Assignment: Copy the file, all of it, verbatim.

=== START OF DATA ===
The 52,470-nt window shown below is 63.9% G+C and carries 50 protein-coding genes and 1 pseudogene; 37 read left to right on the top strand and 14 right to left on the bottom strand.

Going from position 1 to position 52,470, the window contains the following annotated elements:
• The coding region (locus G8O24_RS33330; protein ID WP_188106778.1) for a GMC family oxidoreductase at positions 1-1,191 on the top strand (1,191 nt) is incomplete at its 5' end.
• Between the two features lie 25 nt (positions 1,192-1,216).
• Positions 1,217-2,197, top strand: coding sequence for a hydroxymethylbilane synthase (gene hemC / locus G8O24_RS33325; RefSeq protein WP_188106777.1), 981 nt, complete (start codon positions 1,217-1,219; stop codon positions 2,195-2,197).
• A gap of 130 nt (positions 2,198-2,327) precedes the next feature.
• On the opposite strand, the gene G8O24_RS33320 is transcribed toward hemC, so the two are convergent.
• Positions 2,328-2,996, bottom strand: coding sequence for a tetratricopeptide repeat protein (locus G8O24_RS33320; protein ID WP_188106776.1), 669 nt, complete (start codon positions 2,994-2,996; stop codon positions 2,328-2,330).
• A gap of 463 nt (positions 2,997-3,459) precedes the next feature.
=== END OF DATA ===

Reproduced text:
The 52,470-nt window shown below is 63.9% G+C and carries 50 protein-coding genes and 1 pseudogene; 37 read left to right on the top strand and 14 right to left on the bottom strand.

Going from position 1 to position 52,470, the window contains the following annotated elements:
• The coding region (locus G8O24_RS33330; protein ID WP_188106778.1) for a GMC family oxidoreductase at positions 1-1,191 on the top strand (1,191 nt) is incomplete at its 5' end.
• Between the two features lie 25 nt (positions 1,192-1,216).
• Positions 1,217-2,197, top strand: coding sequence for a hydroxymethylbilane synthase (gene hemC / locus G8O24_RS33325; RefSeq protein WP_188106777.1), 981 nt, complete (start codon positions 1,217-1,219; stop codon positions 2,195-2,197).
• A gap of 130 nt (positions 2,198-2,327) precedes the next feature.
• On the opposite strand, the gene G8O24_RS33320 is transcribed toward hemC, so the two are convergent.
• Positions 2,328-2,996, bottom strand: coding sequence for a tetratricopeptide repeat protein (locus G8O24_RS33320; protein ID WP_188106776.1), 669 nt, complete (start codon positions 2,994-2,996; stop codon positions 2,328-2,330).
• A gap of 463 nt (positions 2,997-3,459) precedes the next feature.